Nutmeg is the spice many of us associate with holiday treats: apple and pumpkin pies, custards, cookies, spice cakes, eggnog. The seed kernel inside the fruit of a large evergreen tree, nutmeg has a sweet, aromatic, nutty bouquet, and a warm, sweet, nutty flavor. Nutmeg is also wonderful in savory dishes such as pasta and braised vegetables.
In the Middle Ages, nutmeg and mace grew in one spot on earth: the Banda Islands of present-day Indonesia. The Arab traders who sold spices to Venetian merchants kept the location of the source of this prized spice a closely guarded secret, which it remained for hundreds of years. Nutmeg has long been thought to possess or impart magical powers, enhancing virility, beauty, or popularity.
Today, nutmeg and mace are grown in numerous balmy locations from Indonesia to Grenada ["The Nutmeg Island"] in the Caribbean. Nutmeg is *not* a nut and does not pose a risk to people with nut alleges.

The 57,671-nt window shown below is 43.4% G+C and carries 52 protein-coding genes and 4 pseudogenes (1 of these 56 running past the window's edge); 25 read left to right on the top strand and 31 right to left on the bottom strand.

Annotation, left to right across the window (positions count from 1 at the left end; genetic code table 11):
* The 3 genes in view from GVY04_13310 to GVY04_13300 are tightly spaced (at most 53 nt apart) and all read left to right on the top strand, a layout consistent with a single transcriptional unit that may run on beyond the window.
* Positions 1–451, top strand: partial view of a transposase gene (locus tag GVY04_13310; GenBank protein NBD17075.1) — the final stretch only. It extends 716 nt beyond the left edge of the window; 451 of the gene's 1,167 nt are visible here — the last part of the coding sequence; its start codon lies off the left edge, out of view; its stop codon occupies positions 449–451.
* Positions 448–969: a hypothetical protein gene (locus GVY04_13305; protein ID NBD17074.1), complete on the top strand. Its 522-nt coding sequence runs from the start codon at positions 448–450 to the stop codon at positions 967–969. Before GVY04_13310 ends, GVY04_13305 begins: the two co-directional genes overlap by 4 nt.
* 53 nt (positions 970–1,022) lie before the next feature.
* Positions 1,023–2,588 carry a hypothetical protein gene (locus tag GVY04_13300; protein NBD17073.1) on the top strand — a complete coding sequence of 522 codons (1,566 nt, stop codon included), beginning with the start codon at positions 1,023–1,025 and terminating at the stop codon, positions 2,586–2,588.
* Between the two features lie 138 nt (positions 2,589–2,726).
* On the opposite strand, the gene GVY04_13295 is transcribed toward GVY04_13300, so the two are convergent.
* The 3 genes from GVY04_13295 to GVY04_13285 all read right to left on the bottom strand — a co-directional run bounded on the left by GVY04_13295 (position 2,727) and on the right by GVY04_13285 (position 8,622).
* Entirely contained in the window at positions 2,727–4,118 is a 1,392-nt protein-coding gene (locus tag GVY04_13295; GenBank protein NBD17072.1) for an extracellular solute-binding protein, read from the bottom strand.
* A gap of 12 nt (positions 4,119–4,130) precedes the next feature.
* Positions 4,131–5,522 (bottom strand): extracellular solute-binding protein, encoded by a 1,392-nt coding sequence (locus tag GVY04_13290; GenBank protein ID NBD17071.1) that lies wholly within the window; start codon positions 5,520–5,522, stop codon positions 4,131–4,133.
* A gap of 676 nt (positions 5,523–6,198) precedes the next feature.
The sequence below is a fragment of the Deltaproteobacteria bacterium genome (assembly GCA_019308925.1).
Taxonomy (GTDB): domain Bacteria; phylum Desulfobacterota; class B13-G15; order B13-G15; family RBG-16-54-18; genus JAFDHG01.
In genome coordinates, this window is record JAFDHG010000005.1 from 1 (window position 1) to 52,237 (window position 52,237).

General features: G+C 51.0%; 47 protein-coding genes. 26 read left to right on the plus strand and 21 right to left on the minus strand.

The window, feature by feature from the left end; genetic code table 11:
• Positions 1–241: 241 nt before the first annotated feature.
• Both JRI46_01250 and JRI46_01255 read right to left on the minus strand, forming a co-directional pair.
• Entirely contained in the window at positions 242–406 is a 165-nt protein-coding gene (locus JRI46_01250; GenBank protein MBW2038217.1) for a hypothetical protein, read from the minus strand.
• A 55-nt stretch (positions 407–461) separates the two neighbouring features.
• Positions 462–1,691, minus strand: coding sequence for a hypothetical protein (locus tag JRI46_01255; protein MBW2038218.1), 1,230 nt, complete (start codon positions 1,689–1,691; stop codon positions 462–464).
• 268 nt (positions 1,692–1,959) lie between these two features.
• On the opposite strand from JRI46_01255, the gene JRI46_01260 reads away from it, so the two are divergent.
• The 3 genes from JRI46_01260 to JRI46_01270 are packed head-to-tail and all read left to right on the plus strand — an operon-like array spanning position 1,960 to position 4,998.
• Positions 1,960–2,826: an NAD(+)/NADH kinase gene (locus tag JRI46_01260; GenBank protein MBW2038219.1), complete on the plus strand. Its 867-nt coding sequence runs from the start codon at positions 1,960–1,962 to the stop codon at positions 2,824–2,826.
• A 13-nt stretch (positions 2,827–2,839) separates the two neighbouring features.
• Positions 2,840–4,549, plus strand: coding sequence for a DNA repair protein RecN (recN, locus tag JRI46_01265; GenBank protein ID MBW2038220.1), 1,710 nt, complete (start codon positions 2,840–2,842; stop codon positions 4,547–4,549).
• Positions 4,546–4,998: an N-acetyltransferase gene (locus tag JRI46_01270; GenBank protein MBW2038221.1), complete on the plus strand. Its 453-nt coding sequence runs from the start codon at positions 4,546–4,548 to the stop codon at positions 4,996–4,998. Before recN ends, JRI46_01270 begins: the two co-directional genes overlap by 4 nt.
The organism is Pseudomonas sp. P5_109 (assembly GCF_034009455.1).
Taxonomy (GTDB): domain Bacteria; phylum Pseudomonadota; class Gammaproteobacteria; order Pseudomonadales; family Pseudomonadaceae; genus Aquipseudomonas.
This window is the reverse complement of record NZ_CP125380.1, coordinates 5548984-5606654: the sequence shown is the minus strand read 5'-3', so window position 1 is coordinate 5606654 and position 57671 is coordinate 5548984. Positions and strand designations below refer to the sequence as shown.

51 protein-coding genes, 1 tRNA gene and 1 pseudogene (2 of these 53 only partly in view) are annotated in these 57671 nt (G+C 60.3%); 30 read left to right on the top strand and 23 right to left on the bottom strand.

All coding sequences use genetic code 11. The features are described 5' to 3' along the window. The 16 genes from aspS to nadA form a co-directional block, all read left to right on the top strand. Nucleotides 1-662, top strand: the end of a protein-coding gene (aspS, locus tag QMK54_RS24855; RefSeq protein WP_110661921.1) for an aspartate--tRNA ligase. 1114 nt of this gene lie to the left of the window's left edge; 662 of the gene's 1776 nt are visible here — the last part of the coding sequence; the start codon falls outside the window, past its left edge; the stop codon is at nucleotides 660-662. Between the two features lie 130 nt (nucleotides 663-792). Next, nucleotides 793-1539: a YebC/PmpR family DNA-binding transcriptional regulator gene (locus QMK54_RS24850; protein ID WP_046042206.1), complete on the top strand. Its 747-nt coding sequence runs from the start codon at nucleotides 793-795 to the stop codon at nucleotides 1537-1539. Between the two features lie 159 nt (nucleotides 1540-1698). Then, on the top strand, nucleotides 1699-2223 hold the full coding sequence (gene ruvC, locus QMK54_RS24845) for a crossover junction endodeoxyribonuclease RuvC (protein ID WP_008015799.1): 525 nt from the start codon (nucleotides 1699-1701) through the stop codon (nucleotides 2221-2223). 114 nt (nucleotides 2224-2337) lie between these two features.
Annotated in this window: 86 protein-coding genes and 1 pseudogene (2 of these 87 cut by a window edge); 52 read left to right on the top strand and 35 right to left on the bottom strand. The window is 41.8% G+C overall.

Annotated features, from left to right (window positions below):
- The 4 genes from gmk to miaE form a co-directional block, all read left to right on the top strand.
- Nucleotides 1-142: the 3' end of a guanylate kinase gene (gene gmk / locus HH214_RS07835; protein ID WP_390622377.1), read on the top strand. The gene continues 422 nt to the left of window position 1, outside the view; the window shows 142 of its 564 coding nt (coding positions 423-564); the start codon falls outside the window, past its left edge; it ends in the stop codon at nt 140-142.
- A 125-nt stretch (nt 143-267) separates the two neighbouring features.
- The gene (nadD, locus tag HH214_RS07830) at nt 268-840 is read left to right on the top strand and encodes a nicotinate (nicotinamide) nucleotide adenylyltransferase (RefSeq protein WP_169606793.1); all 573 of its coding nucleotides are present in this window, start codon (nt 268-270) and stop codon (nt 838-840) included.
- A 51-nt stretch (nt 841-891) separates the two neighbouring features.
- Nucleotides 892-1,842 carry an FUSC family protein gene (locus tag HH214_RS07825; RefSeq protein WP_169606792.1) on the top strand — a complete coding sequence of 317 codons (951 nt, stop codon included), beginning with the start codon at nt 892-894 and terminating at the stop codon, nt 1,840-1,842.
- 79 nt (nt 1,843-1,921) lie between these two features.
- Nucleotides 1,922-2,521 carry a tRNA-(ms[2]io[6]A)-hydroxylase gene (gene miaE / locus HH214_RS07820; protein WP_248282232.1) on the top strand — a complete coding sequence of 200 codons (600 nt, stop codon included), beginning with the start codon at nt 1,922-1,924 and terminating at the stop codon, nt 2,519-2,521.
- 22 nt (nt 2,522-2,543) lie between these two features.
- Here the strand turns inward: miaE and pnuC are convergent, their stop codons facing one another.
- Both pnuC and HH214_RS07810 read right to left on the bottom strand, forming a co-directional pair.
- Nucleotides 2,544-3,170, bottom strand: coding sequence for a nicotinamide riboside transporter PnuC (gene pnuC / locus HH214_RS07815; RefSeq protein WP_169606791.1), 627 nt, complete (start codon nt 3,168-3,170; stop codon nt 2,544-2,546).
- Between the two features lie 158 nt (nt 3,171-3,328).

Nutmeg is delicious in sweet and dessert dishes, including french toast, and the whipped cream on your hot chocolate. Nutmeg is also a fabulous "secret ingredient" in savory foods: stews, cream soups and sauces, soufflés and egg dishes, meatballs, and homemade pork, Mortadella or bratwurst sausage. Nutmeg is essential for béchamel sauce, and pairs nicely with vegetables like tomatoes, spinach, broccoli, beans, onions, and eggplant.
Nutmeg should be added toward the end of the cooking process because its flavor diminishes when heated. One whole nutmeg equals 2 -3 tsp ground nutmeg.
*Little-known non-culinary fact: Nutmeg contains myristicin, which is reputed to be a strong deliriant [i.e., makes you delirious]. Never mind that it can make humans sleep for over 72 hours, one site says, "it is recommended not to feed eggnog to dogs." Because of its possible use as a hallucinogen, nutmeg is banned in Saudi Arabia.